Go on a Mural Scavenger Hunt in Charlotte
Charlotte’s Gold District wall murals tell stories of the past and present, with a nod to the future
The ongoing compilation of mural art projects around town has created an opportunity for a self-guided outdoor, educational experience, free for everyone to enjoy any time of year. Wall art is growing by leaps and bounds with hand-painted murals adorning the walls of buildings in many sections of the city.
Thanks to nonprofits, numerous grants and local business owners, stories come to life, told through art created by local artistic talent. The Gold District to the west of uptown is a particular section of the city that offers the chance to learn a bit of history while enjoying a mural art as a family.
The streets of the Gold District have a story to tell. Children may be fascinated to learn that underneath the soles of their sneakers there really could be glittery gold nuggets waiting to be unearthed. There were 60 mines in operation in Charlotte by 1891, and there was a whopping $2.6 million in gold extracted from the ground. If it couldn’t get any more interesting, royalty owned and leased gold mines in the district. In fact, in the 1830s, a charismatic Italian Count by the name of Don Vincenzo de Riva Finoli had his very own mine called, the Rudisill Gold Mine. The mysterious Count Don Vincenzo de Riva Finoli walked a secret path while on his way to visit his gold mine that is now the alley next to the Magnolia Emporium store. Close to his side was his trusted canine companion, a golden retriever named Augie (AU the chemical symbol for gold).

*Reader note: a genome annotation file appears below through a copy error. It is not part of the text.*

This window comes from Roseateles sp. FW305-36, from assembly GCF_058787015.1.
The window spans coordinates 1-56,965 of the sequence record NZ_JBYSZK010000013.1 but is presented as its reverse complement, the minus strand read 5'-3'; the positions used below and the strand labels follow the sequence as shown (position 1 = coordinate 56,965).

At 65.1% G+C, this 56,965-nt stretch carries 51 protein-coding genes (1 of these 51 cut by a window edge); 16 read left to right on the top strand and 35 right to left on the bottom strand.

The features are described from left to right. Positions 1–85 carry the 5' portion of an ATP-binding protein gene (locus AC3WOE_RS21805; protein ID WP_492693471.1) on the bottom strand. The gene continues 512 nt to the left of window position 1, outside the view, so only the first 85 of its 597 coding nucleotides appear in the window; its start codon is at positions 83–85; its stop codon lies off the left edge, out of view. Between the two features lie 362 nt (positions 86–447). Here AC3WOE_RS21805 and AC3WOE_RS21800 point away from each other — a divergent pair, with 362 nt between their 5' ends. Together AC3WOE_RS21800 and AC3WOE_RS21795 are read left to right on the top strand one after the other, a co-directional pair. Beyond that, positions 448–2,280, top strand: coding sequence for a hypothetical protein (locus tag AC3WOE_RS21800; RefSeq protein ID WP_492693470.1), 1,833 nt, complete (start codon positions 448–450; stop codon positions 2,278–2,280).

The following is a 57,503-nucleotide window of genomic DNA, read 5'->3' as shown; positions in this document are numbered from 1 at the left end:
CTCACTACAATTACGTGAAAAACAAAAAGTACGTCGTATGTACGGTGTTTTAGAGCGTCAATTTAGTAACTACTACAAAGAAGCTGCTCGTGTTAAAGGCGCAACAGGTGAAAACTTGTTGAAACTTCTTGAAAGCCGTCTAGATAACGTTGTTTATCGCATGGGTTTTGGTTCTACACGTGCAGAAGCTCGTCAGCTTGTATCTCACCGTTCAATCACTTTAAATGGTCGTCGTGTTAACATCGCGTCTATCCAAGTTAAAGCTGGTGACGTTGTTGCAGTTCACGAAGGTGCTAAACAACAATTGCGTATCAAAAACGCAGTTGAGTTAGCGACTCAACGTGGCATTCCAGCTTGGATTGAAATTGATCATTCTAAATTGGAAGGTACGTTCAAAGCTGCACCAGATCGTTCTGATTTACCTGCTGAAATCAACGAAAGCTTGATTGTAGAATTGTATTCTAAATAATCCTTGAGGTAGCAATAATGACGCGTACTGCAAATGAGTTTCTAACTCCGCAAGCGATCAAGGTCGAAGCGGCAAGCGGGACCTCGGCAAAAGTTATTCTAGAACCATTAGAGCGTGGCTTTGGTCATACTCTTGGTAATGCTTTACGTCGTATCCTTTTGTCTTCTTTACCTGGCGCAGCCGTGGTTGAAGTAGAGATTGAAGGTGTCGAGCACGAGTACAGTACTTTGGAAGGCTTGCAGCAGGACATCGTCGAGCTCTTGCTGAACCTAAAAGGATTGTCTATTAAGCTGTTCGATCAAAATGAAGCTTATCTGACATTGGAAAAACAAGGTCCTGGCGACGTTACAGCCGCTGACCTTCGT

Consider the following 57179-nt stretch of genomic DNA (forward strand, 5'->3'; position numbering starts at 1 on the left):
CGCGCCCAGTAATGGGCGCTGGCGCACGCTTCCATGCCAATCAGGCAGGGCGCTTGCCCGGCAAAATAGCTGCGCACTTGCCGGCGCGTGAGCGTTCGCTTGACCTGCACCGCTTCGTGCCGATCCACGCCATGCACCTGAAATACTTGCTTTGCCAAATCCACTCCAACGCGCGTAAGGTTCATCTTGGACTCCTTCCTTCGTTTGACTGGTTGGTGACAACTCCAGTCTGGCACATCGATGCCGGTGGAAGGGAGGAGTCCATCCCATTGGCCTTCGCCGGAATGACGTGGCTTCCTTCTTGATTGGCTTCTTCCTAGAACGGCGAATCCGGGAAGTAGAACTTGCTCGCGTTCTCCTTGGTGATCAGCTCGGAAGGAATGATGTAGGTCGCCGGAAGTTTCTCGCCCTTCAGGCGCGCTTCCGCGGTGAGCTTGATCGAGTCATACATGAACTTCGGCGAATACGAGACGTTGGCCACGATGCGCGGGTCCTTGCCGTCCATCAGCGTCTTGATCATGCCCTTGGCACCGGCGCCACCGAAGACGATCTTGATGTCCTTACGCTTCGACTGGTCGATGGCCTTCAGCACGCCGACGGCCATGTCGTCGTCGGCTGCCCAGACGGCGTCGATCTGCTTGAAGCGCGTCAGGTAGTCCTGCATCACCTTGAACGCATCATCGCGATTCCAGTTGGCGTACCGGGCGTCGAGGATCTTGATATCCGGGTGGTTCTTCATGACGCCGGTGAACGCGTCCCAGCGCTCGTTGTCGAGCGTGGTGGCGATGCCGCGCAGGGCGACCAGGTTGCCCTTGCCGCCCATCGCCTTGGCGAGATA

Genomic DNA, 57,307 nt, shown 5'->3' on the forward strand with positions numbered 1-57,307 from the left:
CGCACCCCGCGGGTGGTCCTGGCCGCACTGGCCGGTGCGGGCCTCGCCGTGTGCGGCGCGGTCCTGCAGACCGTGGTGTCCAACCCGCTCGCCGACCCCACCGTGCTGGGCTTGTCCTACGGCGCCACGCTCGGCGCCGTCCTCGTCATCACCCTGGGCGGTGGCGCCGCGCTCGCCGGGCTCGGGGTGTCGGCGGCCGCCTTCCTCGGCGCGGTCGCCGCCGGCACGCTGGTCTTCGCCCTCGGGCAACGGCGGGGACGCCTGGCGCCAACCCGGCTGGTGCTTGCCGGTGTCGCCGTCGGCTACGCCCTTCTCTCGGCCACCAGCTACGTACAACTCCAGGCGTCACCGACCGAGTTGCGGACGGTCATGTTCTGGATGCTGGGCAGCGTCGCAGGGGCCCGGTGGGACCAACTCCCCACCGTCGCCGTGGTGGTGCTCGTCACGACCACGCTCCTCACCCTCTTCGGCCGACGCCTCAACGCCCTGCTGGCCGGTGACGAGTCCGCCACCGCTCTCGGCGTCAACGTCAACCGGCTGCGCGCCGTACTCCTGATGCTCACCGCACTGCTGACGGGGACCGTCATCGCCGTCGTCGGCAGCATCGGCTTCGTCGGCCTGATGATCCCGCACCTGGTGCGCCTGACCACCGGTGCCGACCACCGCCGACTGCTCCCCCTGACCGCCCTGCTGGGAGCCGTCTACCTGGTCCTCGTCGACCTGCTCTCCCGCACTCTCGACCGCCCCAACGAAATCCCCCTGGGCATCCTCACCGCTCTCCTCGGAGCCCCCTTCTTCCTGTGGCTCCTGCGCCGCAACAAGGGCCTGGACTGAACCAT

Randolph James, owner of the Magnolia Emporium, Gold District board member and interior designer, is animated when he describes how he feels to be sitting atop a gold mine. “We struck gold when we came to the gold district four years ago. Every day I discover amazing facts that I was never aware of before. Living in the Gold District honestly feels just like a scavenger hunt.”
James is right. The history goes back to the times of the conquistadors, dating back from 1799 to the present day. More historical facts can be found online at thegolddistrict.org.
James decorated the once-secret passageway next to his shop with quaint tables, chairs, clay pots and hand-painted signs that create a welcoming space for visitors. Illuminated by lighted spheres strung overhead, it’s an invitation to walk the brick-lined path that the Count did so many years ago.
Mural art in the Gold District started with the idea of bringing together neighbors in the Gold District, Wilmore and Historic Southend to paint a wall. The community wall is found on a sidewall of Magnolia Emporium parallel to the alleyway and is a public table of contents that includes the logos of community business owners. Wake the Queen, located on the front of Magnolia Emporium, was the virgin voyage of mural art in The Gold District. It showcases Queen Charlotte of Mecklenburg, a supporter of the arts. The Gold District board and local businesses have a consensus of thought and a dedicated plan to commission more mural art, with five already brightening bland brick walls in the area.